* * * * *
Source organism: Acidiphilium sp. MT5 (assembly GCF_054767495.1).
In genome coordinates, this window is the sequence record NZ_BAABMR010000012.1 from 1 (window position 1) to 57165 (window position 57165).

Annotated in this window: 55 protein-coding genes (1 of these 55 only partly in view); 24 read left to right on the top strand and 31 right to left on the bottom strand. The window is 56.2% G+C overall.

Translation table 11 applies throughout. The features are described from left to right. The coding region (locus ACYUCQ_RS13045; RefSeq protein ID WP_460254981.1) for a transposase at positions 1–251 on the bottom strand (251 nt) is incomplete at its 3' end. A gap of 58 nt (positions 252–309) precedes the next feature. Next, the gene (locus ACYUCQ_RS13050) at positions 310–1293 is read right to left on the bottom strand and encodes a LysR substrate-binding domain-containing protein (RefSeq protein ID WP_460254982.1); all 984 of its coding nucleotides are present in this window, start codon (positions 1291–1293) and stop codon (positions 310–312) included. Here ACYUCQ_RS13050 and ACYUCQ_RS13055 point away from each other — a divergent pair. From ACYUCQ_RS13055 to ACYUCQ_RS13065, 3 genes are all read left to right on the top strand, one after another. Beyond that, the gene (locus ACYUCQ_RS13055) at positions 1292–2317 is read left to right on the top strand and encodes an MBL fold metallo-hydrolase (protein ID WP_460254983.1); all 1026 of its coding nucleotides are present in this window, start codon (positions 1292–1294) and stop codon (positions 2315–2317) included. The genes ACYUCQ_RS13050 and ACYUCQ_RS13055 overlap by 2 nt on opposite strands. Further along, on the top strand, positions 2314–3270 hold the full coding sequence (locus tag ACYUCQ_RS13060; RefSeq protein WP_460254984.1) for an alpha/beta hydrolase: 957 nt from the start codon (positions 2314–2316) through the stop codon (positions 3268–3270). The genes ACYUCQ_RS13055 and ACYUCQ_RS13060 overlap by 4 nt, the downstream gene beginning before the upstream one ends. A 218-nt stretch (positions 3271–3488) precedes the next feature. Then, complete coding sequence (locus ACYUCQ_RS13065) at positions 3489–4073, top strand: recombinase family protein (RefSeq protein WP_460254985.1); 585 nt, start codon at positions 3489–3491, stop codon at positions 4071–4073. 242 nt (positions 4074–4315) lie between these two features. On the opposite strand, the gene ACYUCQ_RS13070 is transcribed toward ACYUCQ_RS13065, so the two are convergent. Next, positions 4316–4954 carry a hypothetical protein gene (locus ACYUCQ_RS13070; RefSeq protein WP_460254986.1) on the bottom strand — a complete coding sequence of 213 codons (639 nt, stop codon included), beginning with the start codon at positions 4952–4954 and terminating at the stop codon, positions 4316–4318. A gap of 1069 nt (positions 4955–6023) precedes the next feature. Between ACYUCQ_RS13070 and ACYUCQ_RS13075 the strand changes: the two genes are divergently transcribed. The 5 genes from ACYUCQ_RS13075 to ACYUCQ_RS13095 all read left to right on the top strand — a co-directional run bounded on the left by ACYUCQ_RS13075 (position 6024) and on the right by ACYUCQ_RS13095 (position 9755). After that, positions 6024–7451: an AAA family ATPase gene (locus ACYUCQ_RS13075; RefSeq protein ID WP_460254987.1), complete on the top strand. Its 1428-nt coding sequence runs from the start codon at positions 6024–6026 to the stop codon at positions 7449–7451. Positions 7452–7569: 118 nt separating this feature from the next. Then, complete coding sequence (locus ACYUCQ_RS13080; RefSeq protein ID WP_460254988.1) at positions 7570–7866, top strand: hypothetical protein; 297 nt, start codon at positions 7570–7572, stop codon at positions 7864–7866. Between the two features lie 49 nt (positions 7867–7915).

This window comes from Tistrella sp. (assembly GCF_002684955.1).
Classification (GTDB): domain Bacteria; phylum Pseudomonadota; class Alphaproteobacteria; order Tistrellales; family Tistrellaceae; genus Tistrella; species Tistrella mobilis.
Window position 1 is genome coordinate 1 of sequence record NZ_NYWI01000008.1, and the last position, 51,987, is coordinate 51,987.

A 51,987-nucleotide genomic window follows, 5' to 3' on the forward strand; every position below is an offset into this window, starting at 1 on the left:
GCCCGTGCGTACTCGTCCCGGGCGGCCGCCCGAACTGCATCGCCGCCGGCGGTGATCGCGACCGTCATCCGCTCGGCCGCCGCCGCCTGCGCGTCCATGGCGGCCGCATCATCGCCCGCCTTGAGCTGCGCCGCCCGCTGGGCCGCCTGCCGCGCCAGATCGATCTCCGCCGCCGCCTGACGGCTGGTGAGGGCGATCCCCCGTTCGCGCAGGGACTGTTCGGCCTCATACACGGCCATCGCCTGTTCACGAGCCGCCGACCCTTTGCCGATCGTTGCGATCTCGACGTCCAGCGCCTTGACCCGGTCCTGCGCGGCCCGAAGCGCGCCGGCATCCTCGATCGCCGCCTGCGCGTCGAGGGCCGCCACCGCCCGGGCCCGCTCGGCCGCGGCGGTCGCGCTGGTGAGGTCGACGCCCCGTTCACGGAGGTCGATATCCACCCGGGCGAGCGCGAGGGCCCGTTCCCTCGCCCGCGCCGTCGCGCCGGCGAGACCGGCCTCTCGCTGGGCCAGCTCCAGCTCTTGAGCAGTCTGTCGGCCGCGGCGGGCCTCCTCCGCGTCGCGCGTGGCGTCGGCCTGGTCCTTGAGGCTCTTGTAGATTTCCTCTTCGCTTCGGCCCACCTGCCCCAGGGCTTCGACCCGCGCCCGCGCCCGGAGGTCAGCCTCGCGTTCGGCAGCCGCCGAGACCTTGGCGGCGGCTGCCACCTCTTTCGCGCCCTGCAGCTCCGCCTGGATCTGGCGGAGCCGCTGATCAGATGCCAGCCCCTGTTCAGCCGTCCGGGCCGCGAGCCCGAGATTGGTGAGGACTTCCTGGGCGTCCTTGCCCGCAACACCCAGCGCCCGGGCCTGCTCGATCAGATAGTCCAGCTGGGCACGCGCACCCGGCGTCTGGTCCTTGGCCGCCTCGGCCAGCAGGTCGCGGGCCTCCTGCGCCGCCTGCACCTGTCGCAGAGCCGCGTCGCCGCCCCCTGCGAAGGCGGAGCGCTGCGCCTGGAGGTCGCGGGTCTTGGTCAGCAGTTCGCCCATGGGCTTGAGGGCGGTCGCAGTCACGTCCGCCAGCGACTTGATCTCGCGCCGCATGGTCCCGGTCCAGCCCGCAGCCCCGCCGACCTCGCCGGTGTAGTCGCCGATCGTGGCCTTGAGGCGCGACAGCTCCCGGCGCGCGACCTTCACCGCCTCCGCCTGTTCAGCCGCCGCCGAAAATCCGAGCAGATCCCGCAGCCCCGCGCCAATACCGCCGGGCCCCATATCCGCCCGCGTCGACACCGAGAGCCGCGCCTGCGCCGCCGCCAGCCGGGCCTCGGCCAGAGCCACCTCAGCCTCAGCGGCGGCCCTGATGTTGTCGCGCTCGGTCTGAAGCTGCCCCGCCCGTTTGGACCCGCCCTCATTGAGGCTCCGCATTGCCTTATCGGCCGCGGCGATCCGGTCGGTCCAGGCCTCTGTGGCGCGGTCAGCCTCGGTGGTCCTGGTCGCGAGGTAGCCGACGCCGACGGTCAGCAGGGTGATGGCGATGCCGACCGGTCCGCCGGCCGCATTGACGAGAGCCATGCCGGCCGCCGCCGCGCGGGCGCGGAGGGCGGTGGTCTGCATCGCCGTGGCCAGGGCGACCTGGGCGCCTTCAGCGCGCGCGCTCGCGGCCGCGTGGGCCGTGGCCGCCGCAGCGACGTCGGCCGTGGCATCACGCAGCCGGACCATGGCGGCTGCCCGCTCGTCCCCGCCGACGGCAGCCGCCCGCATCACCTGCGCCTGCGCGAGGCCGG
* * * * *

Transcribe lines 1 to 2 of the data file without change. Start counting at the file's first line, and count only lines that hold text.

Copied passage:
Source organism: Acidiphilium sp. MT5 (assembly GCF_054767495.1).
In genome coordinates, this window is the sequence record NZ_BAABMR010000012.1 from 1 (window position 1) to 57165 (window position 57165).